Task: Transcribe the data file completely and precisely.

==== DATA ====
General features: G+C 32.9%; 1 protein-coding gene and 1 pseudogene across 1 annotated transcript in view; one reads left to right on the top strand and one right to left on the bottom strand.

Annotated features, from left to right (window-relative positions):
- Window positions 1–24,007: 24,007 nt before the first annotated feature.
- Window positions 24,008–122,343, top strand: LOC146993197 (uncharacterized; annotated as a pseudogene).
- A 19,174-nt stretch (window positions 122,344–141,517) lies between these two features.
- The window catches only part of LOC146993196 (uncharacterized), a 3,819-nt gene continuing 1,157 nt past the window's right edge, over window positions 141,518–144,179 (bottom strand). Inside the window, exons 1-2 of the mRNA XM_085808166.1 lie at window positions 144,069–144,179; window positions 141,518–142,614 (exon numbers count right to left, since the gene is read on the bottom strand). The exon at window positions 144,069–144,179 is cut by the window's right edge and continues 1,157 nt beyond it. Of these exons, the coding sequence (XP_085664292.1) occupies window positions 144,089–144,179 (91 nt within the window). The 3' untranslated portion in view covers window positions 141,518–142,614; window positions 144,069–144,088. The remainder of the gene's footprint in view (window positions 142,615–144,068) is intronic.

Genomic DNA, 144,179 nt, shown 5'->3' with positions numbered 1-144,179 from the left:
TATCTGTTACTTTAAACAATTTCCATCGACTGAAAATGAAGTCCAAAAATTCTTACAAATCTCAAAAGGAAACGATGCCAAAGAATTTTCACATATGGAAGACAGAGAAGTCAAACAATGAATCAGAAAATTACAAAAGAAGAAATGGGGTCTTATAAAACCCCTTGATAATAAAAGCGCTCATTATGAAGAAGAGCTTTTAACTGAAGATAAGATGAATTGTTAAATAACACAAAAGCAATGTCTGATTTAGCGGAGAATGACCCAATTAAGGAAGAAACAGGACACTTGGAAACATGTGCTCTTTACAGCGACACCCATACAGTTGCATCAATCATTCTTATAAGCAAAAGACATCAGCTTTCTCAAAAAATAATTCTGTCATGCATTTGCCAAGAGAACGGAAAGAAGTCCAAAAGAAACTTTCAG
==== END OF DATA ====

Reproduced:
General features: G+C 32.9%; 1 protein-coding gene and 1 pseudogene across 1 annotated transcript in view; one reads left to right on the top strand and one right to left on the bottom strand.

Annotated features, from left to right (window-relative positions):
- Window positions 1–24,007: 24,007 nt before the first annotated feature.
- Window positions 24,008–122,343, top strand: LOC146993197 (uncharacterized; annotated as a pseudogene).
- A 19,174-nt stretch (window positions 122,344–141,517) lies between these two features.
- The window catches only part of LOC146993196 (uncharacterized), a 3,819-nt gene continuing 1,157 nt past the window's right edge, over window positions 141,518–144,179 (bottom strand). Inside the window, exons 1-2 of the mRNA XM_085808166.1 lie at window positions 144,069–144,179; window positions 141,518–142,614 (exon numbers count right to left, since the gene is read on the bottom strand). The exon at window positions 144,069–144,179 is cut by the window's right edge and continues 1,157 nt beyond it. Of these exons, the coding sequence (XP_085664292.1) occupies window positions 144,089–144,179 (91 nt within the window). The 3' untranslated portion in view covers window positions 141,518–142,614; window positions 144,069–144,088. The remainder of the gene's footprint in view (window positions 142,615–144,068) is intronic.

Genomic DNA, 144,179 nt, shown 5'->3' with positions numbered 1-144,179 from the left:
TATCTGTTACTTTAAACAATTTCCATCGACTGAAAATGAAGTCCAAAAATTCTTACAAATCTCAAAAGGAAACGATGCCAAAGAATTTTCACATATGGAAGACAGAGAAGTCAAACAATGAATCAGAAAATTACAAAAGAAGAAATGGGGTCTTATAAAACCCCTTGATAATAAAAGCGCTCATTATGAAGAAGAGCTTTTAACTGAAGATAAGATGAATTGTTAAATAACACAAAAGCAATGTCTGATTTAGCGGAGAATGACCCAATTAAGGAAGAAACAGGACACTTGGAAACATGTGCTCTTTACAGCGACACCCATACAGTTGCATCAATCATTCTTATAAGCAAAAGACATCAGCTTTCTCAAAAAATAATTCTGTCATGCATTTGCCAAGAGAACGGAAAGAAGTCCAAAAGAAACTTTCAG